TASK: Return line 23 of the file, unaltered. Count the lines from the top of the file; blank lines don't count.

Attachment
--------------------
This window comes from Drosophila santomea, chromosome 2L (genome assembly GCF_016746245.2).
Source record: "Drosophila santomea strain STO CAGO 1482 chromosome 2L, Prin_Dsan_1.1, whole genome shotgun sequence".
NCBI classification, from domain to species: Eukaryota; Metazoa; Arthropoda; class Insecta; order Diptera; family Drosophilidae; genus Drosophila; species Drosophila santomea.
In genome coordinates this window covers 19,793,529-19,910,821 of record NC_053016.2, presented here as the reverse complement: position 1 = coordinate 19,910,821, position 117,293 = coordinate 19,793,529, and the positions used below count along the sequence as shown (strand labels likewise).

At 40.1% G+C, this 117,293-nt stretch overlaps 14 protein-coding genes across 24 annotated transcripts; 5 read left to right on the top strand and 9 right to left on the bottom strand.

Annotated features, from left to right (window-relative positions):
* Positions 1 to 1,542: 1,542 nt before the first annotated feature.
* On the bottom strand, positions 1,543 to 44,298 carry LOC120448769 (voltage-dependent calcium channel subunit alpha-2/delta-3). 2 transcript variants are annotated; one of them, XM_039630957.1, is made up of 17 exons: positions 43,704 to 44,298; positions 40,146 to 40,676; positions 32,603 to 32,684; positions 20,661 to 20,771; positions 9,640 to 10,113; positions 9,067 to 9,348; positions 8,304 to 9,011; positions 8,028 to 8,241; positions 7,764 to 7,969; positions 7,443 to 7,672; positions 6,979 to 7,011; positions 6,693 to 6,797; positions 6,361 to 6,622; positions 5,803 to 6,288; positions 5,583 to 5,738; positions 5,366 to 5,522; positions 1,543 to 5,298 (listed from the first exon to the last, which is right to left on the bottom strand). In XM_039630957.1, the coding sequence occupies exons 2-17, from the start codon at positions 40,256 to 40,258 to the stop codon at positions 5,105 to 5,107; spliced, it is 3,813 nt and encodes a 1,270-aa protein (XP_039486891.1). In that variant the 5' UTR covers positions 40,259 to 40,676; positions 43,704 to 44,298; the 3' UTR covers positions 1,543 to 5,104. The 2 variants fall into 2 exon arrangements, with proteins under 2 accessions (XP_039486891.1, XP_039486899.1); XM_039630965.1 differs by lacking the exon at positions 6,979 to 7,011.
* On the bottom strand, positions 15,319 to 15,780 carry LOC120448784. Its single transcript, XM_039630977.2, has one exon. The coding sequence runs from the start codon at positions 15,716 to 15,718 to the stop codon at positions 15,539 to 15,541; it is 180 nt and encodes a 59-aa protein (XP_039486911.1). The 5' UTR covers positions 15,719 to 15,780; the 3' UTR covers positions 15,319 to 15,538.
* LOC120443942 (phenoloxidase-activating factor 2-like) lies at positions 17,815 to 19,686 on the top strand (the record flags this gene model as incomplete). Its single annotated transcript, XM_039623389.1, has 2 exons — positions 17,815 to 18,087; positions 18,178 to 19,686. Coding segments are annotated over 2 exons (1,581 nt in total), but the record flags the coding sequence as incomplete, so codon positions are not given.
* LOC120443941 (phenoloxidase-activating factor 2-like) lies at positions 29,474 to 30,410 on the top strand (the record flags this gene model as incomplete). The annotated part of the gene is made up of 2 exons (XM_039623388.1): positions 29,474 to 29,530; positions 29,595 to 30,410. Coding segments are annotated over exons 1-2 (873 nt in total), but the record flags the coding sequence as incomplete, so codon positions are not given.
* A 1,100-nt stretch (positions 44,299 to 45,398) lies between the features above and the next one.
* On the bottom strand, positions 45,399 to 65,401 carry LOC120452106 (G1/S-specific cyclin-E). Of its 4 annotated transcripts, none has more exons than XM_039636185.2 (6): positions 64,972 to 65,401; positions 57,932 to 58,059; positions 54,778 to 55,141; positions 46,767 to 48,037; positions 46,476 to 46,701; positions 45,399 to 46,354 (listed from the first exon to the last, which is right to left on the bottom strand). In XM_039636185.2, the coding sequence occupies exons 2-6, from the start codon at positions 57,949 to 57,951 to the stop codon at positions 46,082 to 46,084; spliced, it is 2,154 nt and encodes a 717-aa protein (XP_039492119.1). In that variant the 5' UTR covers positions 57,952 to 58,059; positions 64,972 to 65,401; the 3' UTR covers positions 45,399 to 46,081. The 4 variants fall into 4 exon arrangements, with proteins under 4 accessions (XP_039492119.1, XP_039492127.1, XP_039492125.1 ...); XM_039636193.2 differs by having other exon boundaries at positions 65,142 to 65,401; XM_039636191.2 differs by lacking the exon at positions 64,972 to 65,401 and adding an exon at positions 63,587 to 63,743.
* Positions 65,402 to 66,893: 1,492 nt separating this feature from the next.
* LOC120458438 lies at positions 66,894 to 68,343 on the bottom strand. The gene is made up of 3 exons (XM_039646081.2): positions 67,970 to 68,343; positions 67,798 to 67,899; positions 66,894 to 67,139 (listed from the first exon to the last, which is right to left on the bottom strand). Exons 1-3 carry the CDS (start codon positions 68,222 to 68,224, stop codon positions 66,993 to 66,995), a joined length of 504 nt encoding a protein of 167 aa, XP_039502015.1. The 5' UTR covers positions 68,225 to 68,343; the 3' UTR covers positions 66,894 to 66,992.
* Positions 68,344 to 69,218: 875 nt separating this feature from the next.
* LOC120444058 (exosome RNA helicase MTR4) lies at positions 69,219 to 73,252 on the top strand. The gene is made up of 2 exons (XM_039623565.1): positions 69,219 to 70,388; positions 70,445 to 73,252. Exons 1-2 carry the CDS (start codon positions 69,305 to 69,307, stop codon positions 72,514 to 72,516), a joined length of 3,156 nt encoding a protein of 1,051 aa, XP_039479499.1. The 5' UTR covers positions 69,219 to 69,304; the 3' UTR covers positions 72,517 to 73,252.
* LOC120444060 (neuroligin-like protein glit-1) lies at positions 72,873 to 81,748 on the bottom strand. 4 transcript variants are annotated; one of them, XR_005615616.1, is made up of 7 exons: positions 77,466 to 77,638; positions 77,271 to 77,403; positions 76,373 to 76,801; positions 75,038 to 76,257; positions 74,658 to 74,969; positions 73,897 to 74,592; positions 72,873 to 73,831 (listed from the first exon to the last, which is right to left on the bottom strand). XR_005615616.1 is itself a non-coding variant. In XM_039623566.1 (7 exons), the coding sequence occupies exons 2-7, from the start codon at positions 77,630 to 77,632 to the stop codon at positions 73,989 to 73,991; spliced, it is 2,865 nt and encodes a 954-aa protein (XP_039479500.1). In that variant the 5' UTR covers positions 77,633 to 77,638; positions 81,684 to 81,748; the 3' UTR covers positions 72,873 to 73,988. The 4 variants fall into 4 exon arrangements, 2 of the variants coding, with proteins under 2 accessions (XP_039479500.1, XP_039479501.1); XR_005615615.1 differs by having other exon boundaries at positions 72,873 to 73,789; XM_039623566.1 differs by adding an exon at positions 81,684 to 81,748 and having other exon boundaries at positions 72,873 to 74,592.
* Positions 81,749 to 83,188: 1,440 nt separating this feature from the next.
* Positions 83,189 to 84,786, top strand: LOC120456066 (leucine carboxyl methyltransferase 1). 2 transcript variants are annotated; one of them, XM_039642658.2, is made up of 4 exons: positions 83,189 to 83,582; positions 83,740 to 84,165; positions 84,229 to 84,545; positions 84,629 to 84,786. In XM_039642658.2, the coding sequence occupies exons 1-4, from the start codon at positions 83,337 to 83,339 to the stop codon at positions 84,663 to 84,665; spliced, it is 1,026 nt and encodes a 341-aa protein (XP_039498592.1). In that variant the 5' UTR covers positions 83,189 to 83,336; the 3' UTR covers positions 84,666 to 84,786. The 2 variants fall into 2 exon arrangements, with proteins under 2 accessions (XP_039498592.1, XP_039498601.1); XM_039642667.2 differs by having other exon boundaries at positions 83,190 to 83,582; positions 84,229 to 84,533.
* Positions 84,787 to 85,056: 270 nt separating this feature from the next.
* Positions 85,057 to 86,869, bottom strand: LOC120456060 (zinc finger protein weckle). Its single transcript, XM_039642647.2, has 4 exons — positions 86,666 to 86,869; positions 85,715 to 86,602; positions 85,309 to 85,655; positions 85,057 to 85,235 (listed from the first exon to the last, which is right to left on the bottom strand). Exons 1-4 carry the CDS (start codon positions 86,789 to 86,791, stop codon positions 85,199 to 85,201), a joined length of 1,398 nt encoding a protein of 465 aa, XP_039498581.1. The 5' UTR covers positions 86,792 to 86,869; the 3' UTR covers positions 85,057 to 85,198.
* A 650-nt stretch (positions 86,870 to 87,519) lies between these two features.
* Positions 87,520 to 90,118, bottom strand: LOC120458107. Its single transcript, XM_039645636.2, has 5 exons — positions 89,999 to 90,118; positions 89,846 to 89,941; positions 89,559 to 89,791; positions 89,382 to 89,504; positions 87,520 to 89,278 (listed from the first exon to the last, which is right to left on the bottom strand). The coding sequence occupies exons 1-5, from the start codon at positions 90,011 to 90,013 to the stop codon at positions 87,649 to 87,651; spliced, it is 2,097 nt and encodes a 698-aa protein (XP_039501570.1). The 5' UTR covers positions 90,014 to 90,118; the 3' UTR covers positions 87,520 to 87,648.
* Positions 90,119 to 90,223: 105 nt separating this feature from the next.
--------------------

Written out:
* A 650-nt stretch (positions 86,870 to 87,519) lies between these two features.